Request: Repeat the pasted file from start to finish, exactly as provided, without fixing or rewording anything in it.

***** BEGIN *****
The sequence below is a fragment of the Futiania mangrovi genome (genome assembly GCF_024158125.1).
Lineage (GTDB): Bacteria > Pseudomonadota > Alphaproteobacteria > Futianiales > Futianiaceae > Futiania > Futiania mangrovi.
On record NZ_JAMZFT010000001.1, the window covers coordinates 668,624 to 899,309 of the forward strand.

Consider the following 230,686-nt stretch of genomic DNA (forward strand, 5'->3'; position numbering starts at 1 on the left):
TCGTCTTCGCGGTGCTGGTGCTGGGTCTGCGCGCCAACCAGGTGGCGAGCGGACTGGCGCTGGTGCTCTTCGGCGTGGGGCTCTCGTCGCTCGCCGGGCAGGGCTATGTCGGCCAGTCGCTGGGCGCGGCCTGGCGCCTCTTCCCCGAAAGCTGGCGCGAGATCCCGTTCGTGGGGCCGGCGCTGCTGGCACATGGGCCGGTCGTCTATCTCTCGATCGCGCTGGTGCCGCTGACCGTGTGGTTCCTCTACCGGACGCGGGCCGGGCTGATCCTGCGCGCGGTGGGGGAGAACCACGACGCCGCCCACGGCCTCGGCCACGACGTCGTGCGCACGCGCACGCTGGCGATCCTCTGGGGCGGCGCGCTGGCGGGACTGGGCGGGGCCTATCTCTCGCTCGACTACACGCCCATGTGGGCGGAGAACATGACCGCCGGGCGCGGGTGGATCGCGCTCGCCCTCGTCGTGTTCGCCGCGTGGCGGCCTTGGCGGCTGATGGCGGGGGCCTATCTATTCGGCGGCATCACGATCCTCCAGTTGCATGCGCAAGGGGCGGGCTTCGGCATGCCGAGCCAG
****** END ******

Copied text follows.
The sequence below is a fragment of the Futiania mangrovi genome (genome assembly GCF_024158125.1).
Lineage (GTDB): Bacteria > Pseudomonadota > Alphaproteobacteria > Futianiales > Futianiaceae > Futiania > Futiania mangrovi.
On record NZ_JAMZFT010000001.1, the window covers coordinates 668,624 to 899,309 of the forward strand.

Consider the following 230,686-nt stretch of genomic DNA (forward strand, 5'->3'; position numbering starts at 1 on the left):
TCGTCTTCGCGGTGCTGGTGCTGGGTCTGCGCGCCAACCAGGTGGCGAGCGGACTGGCGCTGGTGCTCTTCGGCGTGGGGCTCTCGTCGCTCGCCGGGCAGGGCTATGTCGGCCAGTCGCTGGGCGCGGCCTGGCGCCTCTTCCCCGAAAGCTGGCGCGAGATCCCGTTCGTGGGGCCGGCGCTGCTGGCACATGGGCCGGTCGTCTATCTCTCGATCGCGCTGGTGCCGCTGACCGTGTGGTTCCTCTACCGGACGCGGGCCGGGCTGATCCTGCGCGCGGTGGGGGAGAACCACGACGCCGCCCACGGCCTCGGCCACGACGTCGTGCGCACGCGCACGCTGGCGATCCTCTGGGGCGGCGCGCTGGCGGGACTGGGCGGGGCCTATCTCTCGCTCGACTACACGCCCATGTGGGCGGAGAACATGACCGCCGGGCGCGGGTGGATCGCGCTCGCCCTCGTCGTGTTCGCCGCGTGGCGGCCTTGGCGGCTGATGGCGGGGGCCTATCTATTCGGCGGCATCACGATCCTCCAGTTGCATGCGCAAGGGGCGGGCTTCGGCATGCCGAGCCAG